As the world cеlebrates International Day of Education, we want to share how education looks amidst war. Teach For Ukraine wants to remind you about every homework made with candles or light from the city board, about every ruined classroom and every destroyed school, about every child who lost their childhood, and about Ukrainian teachers, who are no longer teachers, but parents, guardians, lifesavers, evacuators, doctors and more of all fighters.

Since the beginning of Russia’s large-scale war, at least 3045 educational institutions have suffered bombing and shelling, – and 424 have been obliterated. Education was put on hold for the first three months of the war and is still to be revived in most of the country. Children were trying their best to keep up with studies online, but with blackouts, even that got almost impossible. Today, we want to tell the third of 3 stories of brave Ukrainian teachers, Teach For Ukraine fellows. Because who, if not teachers, are helping provide stability for children amidst war?

The morning of February 24th

I guess the war has started for me same as for everyone else. I woke up to the sound of explosions and roaring of the planes. We packed our stuff and left to our home city, Ternopil. I was trying to be useful, sorted medicine and humanitarian aid, helped to coordinate people, But then I realised that no one really thinks about kids. Kids who lost their homes, favourite toys and careless childhood. And that’s how we have organised ‘Safe Space’. It is a community of volunteers who is working with temporarily displaced kids in Ternopil. Since the beginning of war, we have already helped over 1000 kids feel like kids again. Right now, our space does not just provide kids with emotional support and entertainment, but also helps them to acquire new skills, such as 3dmodelling, design, photography etc.

This is how the war started for Nastya Luzhetska, 24 years old, Teach For Ukraine fellow, Arts Teacher in Kyiv region.

How did kids change because of war?

In the first weeks of the war, children became more responsible and involved, thus showing their opposition to the enemy. It was inspiring.

Over time, I wouldn’t say everyone got used to it, but they adapted to the new conditions, so the children became children again—little people who are lazy, bully, funny, and share fears and ideas. I need to understand where they get their strength.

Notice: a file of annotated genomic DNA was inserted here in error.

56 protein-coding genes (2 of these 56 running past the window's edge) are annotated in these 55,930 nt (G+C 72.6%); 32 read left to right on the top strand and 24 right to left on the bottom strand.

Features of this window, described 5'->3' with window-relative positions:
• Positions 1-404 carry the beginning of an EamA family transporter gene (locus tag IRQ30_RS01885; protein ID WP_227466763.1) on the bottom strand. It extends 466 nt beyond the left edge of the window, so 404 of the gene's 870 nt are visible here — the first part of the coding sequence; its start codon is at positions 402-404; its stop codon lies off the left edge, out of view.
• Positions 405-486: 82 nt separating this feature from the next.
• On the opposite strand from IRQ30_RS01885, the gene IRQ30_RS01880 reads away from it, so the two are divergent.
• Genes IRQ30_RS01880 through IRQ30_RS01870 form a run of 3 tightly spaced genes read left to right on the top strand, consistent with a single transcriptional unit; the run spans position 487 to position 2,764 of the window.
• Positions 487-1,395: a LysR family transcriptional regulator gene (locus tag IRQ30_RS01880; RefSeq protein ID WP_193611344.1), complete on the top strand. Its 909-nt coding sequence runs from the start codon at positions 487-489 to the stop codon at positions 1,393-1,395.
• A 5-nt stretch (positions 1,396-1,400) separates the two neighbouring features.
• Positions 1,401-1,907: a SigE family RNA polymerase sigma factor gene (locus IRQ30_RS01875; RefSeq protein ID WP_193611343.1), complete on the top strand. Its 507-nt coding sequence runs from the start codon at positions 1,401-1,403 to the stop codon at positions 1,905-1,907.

How did the school change?

I went back to complete all the formalities (filling in the logs, applying for leave, finishing the semester), but there was no offline school at that time, only online. I remember how one day, an incredibly loud fighter plane flew by; it made me numb, but I quickly forgot about it. An hour later, I went to the supermarket and saw a column of black smoke. The fighter was hostile, as it turned out.

Lessons were often interrupted by air alarms; during class, students could be distracted by a loud sound and needed a few seconds to determine their safety level. After that, we continued as if nothing had happened.

What is your best and worst memory since the 24th of February?

The worst memory concerns the beginning of October and the first time we went to the bomb shelter with all the students. What worried me the most was the expression on the faces of my colleagues. Despite my best efforts, it expressed horror and panic, but we adapted to this. Now, no news in the vault causes such sharp emotions.

Now, when every time we go to the bomb shelter, the mood is different; it depends on the reasons (launch of missiles, drones, airplanes, etc.) and their number, the clarity of the algorithm of actions (which is improved during each descent into the shelter), whether someone brought board games with them, whether I feel the strength to engage with students in a shelter when you want to update the news every 5 minutes.

However, in the shelter, you can communicate more informally; there is an opportunity to discuss experiences, hopes, or desires, which is fulfilling. I really want to fill the storage with options for better quality pastimes (mobile projectors for watching movies, more board games) so that the time of air anxiety is transformed into the restoration of internal resources and warm communication.

The best thing in this war is unity. My colleagues and I organized the celebration of the last bell online in a TV show format. The singer MamaRika volunteered to congratulate our graduates without any reward or benefit. Last year, I could not have imagined such events.




Якщо у ваc залишились додаткові питання або ви хочете бути частиною прогресивного руху в Україні — обов’язково напишіть нам.

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